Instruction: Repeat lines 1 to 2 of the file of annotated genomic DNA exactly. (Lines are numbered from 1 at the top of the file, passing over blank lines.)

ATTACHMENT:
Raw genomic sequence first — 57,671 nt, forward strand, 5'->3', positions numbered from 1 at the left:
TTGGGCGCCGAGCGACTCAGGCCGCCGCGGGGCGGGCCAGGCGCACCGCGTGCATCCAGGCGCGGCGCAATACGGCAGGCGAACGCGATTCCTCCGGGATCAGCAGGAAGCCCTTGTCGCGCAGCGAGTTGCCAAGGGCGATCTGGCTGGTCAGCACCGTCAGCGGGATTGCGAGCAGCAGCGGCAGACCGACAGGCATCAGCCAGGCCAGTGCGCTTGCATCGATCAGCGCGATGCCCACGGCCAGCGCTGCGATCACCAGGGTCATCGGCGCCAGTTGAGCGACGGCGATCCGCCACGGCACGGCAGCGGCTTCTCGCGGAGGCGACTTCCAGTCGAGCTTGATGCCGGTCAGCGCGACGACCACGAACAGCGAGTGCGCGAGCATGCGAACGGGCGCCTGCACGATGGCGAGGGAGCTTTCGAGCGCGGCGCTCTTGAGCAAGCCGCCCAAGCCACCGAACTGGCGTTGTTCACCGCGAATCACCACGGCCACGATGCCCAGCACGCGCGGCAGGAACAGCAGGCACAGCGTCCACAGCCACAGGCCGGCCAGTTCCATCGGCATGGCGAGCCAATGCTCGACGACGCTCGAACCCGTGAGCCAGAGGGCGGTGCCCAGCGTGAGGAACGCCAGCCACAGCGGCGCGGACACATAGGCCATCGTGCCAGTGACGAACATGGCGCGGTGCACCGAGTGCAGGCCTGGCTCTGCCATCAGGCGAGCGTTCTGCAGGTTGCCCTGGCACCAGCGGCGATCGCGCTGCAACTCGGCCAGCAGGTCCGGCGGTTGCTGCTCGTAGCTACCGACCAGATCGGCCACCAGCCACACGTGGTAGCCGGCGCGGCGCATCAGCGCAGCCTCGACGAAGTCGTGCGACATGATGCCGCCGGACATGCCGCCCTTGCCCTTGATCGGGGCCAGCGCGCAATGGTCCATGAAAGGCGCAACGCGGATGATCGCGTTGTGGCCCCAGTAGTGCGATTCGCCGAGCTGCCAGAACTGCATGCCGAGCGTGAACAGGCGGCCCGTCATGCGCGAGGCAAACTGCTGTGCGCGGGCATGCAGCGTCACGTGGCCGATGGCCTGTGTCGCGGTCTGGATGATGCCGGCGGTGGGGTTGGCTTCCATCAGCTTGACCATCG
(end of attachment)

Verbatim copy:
Raw genomic sequence first — 57,671 nt, forward strand, 5'->3', positions numbered from 1 at the left:
TTGGGCGCCGAGCGACTCAGGCCGCCGCGGGGCGGGCCAGGCGCACCGCGTGCATCCAGGCGCGGCGCAATACGGCAGGCGAACGCGATTCCTCCGGGATCAGCAGGAAGCCCTTGTCGCGCAGCGAGTTGCCAAGGGCGATCTGGCTGGTCAGCACCGTCAGCGGGATTGCGAGCAGCAGCGGCAGACCGACAGGCATCAGCCAGGCCAGTGCGCTTGCATCGATCAGCGCGATGCCCACGGCCAGCGCTGCGATCACCAGGGTCATCGGCGCCAGTTGAGCGACGGCGATCCGCCACGGCACGGCAGCGGCTTCTCGCGGAGGCGACTTCCAGTCGAGCTTGATGCCGGTCAGCGCGACGACCACGAACAGCGAGTGCGCGAGCATGCGAACGGGCGCCTGCACGATGGCGAGGGAGCTTTCGAGCGCGGCGCTCTTGAGCAAGCCGCCCAAGCCACCGAACTGGCGTTGTTCACCGCGAATCACCACGGCCACGATGCCCAGCACGCGCGGCAGGAACAGCAGGCACAGCGTCCACAGCCACAGGCCGGCCAGTTCCATCGGCATGGCGAGCCAATGCTCGACGACGCTCGAACCCGTGAGCCAGAGGGCGGTGCCCAGCGTGAGGAACGCCAGCCACAGCGGCGCGGACACATAGGCCATCGTGCCAGTGACGAACATGGCGCGGTGCACCGAGTGCAGGCCTGGCTCTGCCATCAGGCGAGCGTTCTGCAGGTTGCCCTGGCACCAGCGGCGATCGCGCTGCAACTCGGCCAGCAGGTCCGGCGGTTGCTGCTCGTAGCTACCGACCAGATCGGCCACCAGCCACACGTGGTAGCCGGCGCGGCGCATCAGCGCAGCCTCGACGAAGTCGTGCGACATGATGCCGCCGGACATGCCGCCCTTGCCCTTGATCGGGGCCAGCGCGCAATGGTCCATGAAAGGCGCAACGCGGATGATCGCGTTGTGGCCCCAGTAGTGCGATTCGCCGAGCTGCCAGAACTGCATGCCGAGCGTGAACAGGCGGCCCGTCATGCGCGAGGCAAACTGCTGTGCGCGGGCATGCAGCGTCACGTGGCCGATGGCCTGTGTCGCGGTCTGGATGATGCCGGCGGTGGGGTTGGCTTCCATCAGCTTGACCATCG